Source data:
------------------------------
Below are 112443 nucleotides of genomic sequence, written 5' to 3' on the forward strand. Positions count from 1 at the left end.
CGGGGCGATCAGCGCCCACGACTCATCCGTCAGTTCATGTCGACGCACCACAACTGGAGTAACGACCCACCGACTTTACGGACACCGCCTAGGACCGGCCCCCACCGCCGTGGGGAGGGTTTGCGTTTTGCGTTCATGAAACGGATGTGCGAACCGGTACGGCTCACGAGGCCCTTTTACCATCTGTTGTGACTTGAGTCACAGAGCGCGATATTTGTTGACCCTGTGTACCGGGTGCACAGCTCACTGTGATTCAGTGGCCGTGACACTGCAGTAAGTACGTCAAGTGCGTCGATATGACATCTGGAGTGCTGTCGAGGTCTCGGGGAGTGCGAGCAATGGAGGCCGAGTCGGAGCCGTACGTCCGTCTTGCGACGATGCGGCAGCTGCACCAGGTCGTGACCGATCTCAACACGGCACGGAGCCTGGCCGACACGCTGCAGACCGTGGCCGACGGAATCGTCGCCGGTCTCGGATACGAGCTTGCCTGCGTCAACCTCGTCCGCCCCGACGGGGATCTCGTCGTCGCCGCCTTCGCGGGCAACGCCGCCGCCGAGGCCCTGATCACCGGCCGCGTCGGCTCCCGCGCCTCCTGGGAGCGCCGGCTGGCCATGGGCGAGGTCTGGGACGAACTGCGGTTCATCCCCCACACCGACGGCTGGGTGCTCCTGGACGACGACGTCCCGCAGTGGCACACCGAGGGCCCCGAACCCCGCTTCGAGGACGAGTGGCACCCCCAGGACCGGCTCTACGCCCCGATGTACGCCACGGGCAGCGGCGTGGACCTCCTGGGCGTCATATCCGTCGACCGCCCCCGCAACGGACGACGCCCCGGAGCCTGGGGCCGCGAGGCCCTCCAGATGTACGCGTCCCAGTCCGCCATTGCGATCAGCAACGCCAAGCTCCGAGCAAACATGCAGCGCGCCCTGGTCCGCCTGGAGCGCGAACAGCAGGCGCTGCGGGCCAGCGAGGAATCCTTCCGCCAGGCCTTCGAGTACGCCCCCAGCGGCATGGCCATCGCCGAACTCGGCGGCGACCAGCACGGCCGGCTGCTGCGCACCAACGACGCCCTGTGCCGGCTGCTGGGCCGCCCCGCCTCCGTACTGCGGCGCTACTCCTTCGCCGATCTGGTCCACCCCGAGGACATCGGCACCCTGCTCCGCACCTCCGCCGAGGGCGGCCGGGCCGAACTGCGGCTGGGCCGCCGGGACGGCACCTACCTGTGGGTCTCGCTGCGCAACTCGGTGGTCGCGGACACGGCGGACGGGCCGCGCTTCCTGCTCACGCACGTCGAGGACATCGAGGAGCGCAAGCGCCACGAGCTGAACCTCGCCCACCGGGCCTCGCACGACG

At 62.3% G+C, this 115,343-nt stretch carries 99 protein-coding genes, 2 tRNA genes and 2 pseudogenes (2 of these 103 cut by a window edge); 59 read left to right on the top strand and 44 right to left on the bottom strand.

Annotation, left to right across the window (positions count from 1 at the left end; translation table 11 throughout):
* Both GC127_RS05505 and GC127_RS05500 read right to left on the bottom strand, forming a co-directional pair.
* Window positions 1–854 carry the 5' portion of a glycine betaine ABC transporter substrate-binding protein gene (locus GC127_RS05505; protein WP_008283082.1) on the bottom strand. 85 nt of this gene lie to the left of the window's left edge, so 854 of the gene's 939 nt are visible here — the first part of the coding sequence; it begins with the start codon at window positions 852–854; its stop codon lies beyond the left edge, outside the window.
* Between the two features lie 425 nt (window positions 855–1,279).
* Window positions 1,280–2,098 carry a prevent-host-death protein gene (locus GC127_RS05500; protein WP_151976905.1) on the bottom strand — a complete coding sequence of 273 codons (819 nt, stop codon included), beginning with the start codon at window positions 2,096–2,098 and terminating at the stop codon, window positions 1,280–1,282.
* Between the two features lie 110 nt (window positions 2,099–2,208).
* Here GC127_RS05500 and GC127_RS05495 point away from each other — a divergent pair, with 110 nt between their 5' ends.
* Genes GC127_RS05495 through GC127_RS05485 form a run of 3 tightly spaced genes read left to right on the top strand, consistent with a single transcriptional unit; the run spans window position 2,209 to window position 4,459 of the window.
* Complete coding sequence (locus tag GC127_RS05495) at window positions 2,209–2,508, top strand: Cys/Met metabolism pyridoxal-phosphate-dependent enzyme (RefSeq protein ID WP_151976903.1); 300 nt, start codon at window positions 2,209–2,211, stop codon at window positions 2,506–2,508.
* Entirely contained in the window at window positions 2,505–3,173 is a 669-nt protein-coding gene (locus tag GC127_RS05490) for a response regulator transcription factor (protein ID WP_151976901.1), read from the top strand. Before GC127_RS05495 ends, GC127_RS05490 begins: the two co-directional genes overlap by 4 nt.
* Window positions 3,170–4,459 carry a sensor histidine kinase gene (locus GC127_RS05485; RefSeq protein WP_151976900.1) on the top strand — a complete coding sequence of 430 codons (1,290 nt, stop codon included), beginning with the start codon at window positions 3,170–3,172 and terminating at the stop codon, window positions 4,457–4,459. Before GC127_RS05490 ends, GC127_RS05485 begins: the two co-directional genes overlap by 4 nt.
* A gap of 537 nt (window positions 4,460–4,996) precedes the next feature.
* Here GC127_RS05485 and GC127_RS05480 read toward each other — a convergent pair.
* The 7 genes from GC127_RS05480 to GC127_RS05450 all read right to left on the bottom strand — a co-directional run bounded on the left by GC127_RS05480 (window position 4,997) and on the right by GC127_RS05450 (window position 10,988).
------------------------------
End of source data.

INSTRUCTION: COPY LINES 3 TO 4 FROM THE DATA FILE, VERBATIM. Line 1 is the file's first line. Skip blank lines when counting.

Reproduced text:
At 62.3% G+C, this 115,343-nt stretch carries 99 protein-coding genes, 2 tRNA genes and 2 pseudogenes (2 of these 103 cut by a window edge); 59 read left to right on the top strand and 44 right to left on the bottom strand.

Annotation, left to right across the window (positions count from 1 at the left end; translation table 11 throughout):